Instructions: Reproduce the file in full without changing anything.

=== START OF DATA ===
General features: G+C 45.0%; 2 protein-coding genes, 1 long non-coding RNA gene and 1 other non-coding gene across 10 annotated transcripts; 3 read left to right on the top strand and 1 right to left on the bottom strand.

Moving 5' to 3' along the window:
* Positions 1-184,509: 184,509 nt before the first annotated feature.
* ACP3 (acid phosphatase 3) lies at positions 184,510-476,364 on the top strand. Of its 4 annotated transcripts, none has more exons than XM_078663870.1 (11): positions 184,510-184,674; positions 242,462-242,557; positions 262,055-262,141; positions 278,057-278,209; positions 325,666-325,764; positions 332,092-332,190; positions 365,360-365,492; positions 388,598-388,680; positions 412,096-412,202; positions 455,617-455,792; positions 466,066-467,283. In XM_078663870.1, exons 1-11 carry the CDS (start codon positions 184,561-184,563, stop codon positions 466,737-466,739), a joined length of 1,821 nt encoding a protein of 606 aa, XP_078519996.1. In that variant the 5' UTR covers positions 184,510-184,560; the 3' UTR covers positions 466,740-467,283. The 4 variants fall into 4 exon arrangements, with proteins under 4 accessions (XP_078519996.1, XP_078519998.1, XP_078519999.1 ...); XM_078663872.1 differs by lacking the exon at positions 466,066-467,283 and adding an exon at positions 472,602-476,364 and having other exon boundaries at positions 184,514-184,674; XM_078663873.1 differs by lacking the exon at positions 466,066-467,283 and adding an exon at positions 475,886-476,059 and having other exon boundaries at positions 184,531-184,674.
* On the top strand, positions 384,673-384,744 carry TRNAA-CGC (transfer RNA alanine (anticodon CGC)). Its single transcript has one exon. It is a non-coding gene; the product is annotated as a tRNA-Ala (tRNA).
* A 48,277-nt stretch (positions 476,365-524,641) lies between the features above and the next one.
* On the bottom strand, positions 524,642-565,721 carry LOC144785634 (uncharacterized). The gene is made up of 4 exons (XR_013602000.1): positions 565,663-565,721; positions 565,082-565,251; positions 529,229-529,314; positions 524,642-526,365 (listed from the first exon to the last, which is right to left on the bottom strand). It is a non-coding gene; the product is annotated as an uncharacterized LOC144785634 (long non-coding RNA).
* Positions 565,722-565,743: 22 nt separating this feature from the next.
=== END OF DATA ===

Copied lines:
General features: G+C 45.0%; 2 protein-coding genes, 1 long non-coding RNA gene and 1 other non-coding gene across 10 annotated transcripts; 3 read left to right on the top strand and 1 right to left on the bottom strand.

Moving 5' to 3' along the window:
* Positions 1-184,509: 184,509 nt before the first annotated feature.
* ACP3 (acid phosphatase 3) lies at positions 184,510-476,364 on the top strand. Of its 4 annotated transcripts, none has more exons than XM_078663870.1 (11): positions 184,510-184,674; positions 242,462-242,557; positions 262,055-262,141; positions 278,057-278,209; positions 325,666-325,764; positions 332,092-332,190; positions 365,360-365,492; positions 388,598-388,680; positions 412,096-412,202; positions 455,617-455,792; positions 466,066-467,283. In XM_078663870.1, exons 1-11 carry the CDS (start codon positions 184,561-184,563, stop codon positions 466,737-466,739), a joined length of 1,821 nt encoding a protein of 606 aa, XP_078519996.1. In that variant the 5' UTR covers positions 184,510-184,560; the 3' UTR covers positions 466,740-467,283. The 4 variants fall into 4 exon arrangements, with proteins under 4 accessions (XP_078519996.1, XP_078519998.1, XP_078519999.1 ...); XM_078663872.1 differs by lacking the exon at positions 466,066-467,283 and adding an exon at positions 472,602-476,364 and having other exon boundaries at positions 184,514-184,674; XM_078663873.1 differs by lacking the exon at positions 466,066-467,283 and adding an exon at positions 475,886-476,059 and having other exon boundaries at positions 184,531-184,674.
* On the top strand, positions 384,673-384,744 carry TRNAA-CGC (transfer RNA alanine (anticodon CGC)). Its single transcript has one exon. It is a non-coding gene; the product is annotated as a tRNA-Ala (tRNA).
* A 48,277-nt stretch (positions 476,365-524,641) lies between the features above and the next one.
* On the bottom strand, positions 524,642-565,721 carry LOC144785634 (uncharacterized). The gene is made up of 4 exons (XR_013602000.1): positions 565,663-565,721; positions 565,082-565,251; positions 529,229-529,314; positions 524,642-526,365 (listed from the first exon to the last, which is right to left on the bottom strand). It is a non-coding gene; the product is annotated as an uncharacterized LOC144785634 (long non-coding RNA).
* Positions 565,722-565,743: 22 nt separating this feature from the next.